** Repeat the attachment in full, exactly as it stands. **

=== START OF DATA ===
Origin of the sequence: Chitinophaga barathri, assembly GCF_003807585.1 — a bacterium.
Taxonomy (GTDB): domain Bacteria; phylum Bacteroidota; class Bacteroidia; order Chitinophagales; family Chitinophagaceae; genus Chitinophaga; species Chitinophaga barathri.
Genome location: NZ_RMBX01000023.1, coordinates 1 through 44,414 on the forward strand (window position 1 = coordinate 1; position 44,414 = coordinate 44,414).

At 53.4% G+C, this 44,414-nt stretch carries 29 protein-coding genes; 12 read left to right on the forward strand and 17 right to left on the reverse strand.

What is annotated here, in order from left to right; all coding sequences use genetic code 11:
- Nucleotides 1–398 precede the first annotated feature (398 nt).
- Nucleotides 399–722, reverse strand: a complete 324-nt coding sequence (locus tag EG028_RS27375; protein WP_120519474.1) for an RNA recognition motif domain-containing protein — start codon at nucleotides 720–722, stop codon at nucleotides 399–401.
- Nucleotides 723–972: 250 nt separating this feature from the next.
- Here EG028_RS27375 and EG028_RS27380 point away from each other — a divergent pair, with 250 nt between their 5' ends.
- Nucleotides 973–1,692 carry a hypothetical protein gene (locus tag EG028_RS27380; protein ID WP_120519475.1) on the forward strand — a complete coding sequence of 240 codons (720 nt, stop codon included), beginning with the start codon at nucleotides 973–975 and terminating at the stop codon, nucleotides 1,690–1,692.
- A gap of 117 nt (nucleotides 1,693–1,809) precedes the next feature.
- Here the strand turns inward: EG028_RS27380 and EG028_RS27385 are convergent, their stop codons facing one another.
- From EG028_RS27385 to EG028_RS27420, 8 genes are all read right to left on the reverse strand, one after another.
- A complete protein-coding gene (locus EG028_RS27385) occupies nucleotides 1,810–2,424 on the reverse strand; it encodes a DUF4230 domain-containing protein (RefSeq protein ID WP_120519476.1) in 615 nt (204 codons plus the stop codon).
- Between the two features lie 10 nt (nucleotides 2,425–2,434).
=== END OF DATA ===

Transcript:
Origin of the sequence: Chitinophaga barathri, assembly GCF_003807585.1 — a bacterium.
Taxonomy (GTDB): domain Bacteria; phylum Bacteroidota; class Bacteroidia; order Chitinophagales; family Chitinophagaceae; genus Chitinophaga; species Chitinophaga barathri.
Genome location: NZ_RMBX01000023.1, coordinates 1 through 44,414 on the forward strand (window position 1 = coordinate 1; position 44,414 = coordinate 44,414).

At 53.4% G+C, this 44,414-nt stretch carries 29 protein-coding genes; 12 read left to right on the forward strand and 17 right to left on the reverse strand.

What is annotated here, in order from left to right; all coding sequences use genetic code 11:
- Nucleotides 1–398 precede the first annotated feature (398 nt).
- Nucleotides 399–722, reverse strand: a complete 324-nt coding sequence (locus tag EG028_RS27375; protein WP_120519474.1) for an RNA recognition motif domain-containing protein — start codon at nucleotides 720–722, stop codon at nucleotides 399–401.
- Nucleotides 723–972: 250 nt separating this feature from the next.
- Here EG028_RS27375 and EG028_RS27380 point away from each other — a divergent pair, with 250 nt between their 5' ends.
- Nucleotides 973–1,692 carry a hypothetical protein gene (locus tag EG028_RS27380; protein ID WP_120519475.1) on the forward strand — a complete coding sequence of 240 codons (720 nt, stop codon included), beginning with the start codon at nucleotides 973–975 and terminating at the stop codon, nucleotides 1,690–1,692.
- A gap of 117 nt (nucleotides 1,693–1,809) precedes the next feature.
- Here the strand turns inward: EG028_RS27380 and EG028_RS27385 are convergent, their stop codons facing one another.
- From EG028_RS27385 to EG028_RS27420, 8 genes are all read right to left on the reverse strand, one after another.
- A complete protein-coding gene (locus EG028_RS27385) occupies nucleotides 1,810–2,424 on the reverse strand; it encodes a DUF4230 domain-containing protein (RefSeq protein ID WP_120519476.1) in 615 nt (204 codons plus the stop codon).
- Between the two features lie 10 nt (nucleotides 2,425–2,434).